Popular feminism

Shikanosuke Yagaki, Handrail detail, 1930–9
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By VICENCE NAVARRO*

Social class differences among women and their implications for the development of relevant public policies

This article addresses the social class differences that exist among women and their implications for the development of public policies relevant to women (and men).

Among men, the way of expressing their machismo (the way of oppressing women) depends, to a large extent, on the social class of the person who manifests it. Of course, there are common points and behaviors, but always, or almost always, the man's social class very strongly defines how such machismo is expressed. It is therefore not surprising that the same thing happens among women (in a behavior that is precisely the opposite of machismo). The welcome awareness of women, as a social collective, of the need to conquer the same rights as men, is also very palpably marked by the social class to which the woman belongs or represents. Hence the plurality of feminist movements.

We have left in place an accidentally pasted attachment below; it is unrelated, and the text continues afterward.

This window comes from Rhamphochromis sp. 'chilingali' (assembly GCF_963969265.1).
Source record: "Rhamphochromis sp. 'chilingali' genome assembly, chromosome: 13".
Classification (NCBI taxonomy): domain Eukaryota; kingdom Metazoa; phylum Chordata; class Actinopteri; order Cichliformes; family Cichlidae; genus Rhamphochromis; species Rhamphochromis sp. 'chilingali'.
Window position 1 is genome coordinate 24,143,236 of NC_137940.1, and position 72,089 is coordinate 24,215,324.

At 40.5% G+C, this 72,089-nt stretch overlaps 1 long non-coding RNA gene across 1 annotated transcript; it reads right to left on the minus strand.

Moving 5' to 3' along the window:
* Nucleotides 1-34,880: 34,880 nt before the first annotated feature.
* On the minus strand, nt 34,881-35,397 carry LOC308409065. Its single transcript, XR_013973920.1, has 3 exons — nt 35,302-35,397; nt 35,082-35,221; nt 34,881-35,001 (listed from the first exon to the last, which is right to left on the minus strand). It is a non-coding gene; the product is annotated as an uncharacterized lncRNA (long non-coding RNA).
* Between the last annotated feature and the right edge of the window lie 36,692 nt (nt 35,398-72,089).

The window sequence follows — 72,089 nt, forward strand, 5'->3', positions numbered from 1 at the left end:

This became clear a few days ago at an event with high media visibility in the US, which took place at Harvard University, the most resourced, richest and most powerful academic institution in the US. This university has 37 billion in endorsement (i.e. into assets on which to generate income). Student tuition is a minuscule part of its income, and with such properties it has become one of the most important investment fund centers in the country. The fact that it is an educational institution is another activity that gives it its name, but most of its funds are obtained through the investments of its endorsement.

The wealth of resources is, therefore, its main characteristic. Such a university is also where part of the US elite is educated, socialized and models its way of thinking through the values ​​that this university promotes. In the US, it is well known that the culture of such a center is predominantly conservative and liberal ("liberal" in the European sense of the word, as the word "liberal" in the US means social democrat or socialist, of which there are very few at Harvard. Incidentally, the fact that Spanish media correspondents seem unaware of this difference in the use of the term “liberal” creates enormous confusion in their audience.)

Harvard's conservatism shows in all its dimensions, including its lack of sensitivity toward vulnerable and discriminated populations such as African Americans, Latinos, and women. However, in 1977, they decided to try to look more modern and slowly opened up to African Americans (coming, however, from elite private schools, as was the case of student Obama, who would become president of the country) , later to Latinos and, lately, to women. Harvard wants to look hip and feminist.